The RX1 and A99, Is Sony getting its mojo back?
Sony has seen some tough times over the past decade. The once completely dominant consumer electronics company has seen its lead lost to the likes of Samsung and Apple. Sony was a powerhouse in the 80s and 90s. They had a history of innovation from the transistor radio, to the Trinitron TV to the original portable music player, the Walkman. But the transition to the software based world has been tough for Sony. They are excellent at making analog or digital hardware but not very good at writing the software to power them.
But in one area, cameras, Sony seems to be showing some mojo. The have the guts to break with the past and create cameras for the next generation. Their translucent mirror with electronic view finder DSLTs started the ball rolling. They got rid of the legacy optical viewfinder and got rid of the primitive flapping mirror and went all electronic. They followed up with a stable of mirrorless offerings with the NEX line. Now they are redefining the high-end compact “point and shoot” cameras with the RX100 and RX1. Their foray into the full size sensors with the RX1 and A99 is the latest shot against the bow of the old camera guard.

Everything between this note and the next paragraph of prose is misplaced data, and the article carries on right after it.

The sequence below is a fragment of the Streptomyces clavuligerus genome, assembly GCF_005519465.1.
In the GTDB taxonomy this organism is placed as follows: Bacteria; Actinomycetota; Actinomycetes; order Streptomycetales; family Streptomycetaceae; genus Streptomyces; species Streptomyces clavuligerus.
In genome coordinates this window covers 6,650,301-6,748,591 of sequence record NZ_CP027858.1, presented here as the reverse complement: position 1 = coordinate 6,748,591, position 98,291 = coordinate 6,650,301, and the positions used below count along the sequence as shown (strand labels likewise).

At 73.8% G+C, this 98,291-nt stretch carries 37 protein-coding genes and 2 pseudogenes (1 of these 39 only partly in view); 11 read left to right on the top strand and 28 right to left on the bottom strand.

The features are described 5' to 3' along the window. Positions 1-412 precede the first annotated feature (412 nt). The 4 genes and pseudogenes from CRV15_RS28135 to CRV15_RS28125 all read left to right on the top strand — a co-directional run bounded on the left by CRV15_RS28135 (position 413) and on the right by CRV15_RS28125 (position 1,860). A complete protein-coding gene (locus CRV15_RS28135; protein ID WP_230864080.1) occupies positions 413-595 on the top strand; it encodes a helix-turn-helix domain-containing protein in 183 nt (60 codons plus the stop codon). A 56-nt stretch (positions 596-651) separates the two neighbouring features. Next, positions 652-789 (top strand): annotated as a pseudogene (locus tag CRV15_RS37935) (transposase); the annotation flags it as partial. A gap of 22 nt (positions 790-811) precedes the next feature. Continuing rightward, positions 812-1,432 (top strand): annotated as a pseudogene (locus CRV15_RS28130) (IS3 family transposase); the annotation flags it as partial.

This has all happened before in other industries. Whenever an incumbent with a large market share tries to protect itself, it gets complacent. It stops innovating and rests on their market share leading laurels to maintain the status quo. Sony lost the lead in TVs and portable music players. They stopped innovating and taking risks. However in the camera space, it is Canon and Nikon that are defending the the traditional camera designs. Their DSLR cash cow have only received incremental updates but no true innovations. Well, here comes Sony. They have no status quo to defend in the DSLR space. They are the underdog and are willing to take big risks to reinvent existing technologies.
Digital cameras are basically picture-taking computers. The more the mechanical components are removed, the more computer like they become. Sony now makes perhaps the best sensors and with their expertise in miniaturized electronics design and with help from Zeiss in the optics department, they may soon become unstoppable. For the first time in a while, Canon and Nikon have a worthy competitor. Yet the big two legacy camera companies respond with more of the same and with anemic mirrorless system camera offerings (EOS M and Nikon 1). Their current response is not adequate to fight off a resurgent Sony. Now if Sony can only beef up their software interface skills (I’m looking at you NEX) they will soon become the camera company to topple.